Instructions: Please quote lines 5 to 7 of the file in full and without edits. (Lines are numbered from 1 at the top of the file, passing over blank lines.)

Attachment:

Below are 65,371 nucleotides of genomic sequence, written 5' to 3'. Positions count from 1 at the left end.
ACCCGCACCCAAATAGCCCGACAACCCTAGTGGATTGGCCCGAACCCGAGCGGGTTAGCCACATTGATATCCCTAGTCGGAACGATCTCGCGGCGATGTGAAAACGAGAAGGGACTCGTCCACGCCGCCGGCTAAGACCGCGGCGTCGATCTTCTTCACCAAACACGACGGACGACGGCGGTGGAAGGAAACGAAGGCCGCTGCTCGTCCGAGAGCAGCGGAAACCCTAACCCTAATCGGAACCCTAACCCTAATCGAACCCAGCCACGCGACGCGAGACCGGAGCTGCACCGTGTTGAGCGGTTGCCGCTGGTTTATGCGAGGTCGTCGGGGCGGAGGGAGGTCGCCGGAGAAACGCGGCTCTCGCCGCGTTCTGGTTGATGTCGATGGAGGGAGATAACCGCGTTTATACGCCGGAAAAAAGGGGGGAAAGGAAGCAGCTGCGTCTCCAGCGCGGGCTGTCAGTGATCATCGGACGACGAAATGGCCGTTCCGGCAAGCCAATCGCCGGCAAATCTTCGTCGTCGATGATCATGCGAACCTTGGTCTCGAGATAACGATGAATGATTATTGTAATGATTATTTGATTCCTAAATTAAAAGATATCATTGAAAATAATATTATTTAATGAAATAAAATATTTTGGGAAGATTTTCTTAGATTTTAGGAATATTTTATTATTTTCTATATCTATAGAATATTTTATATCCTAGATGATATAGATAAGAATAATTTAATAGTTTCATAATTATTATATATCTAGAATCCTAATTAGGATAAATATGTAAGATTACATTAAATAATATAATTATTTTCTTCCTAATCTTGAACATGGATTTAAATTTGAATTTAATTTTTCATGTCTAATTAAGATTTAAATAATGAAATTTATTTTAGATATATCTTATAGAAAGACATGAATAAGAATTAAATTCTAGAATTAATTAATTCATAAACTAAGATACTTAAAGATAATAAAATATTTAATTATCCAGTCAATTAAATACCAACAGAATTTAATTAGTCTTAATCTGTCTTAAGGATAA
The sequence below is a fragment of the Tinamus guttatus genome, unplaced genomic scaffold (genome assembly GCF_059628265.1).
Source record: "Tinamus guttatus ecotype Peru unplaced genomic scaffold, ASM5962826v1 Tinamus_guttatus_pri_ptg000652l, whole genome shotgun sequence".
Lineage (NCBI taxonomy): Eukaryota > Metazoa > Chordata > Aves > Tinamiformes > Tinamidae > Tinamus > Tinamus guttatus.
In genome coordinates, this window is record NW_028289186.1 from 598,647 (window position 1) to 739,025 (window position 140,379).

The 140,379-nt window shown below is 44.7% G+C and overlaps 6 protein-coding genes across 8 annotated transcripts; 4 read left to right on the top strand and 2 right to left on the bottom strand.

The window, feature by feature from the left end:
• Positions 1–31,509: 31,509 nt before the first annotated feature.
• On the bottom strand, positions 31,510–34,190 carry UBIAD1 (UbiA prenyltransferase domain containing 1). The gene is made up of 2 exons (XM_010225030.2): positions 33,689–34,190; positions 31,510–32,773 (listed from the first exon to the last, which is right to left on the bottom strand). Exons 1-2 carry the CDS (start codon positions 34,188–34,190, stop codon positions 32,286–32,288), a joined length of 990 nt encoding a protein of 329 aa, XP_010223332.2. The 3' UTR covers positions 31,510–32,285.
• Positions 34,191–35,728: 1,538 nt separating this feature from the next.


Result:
Lineage (NCBI taxonomy): Eukaryota > Metazoa > Chordata > Aves > Tinamiformes > Tinamidae > Tinamus > Tinamus guttatus.
In genome coordinates, this window is record NW_028289186.1 from 598,647 (window position 1) to 739,025 (window position 140,379).

The 140,379-nt window shown below is 44.7% G+C and overlaps 6 protein-coding genes across 8 annotated transcripts; 4 read left to right on the top strand and 2 right to left on the bottom strand.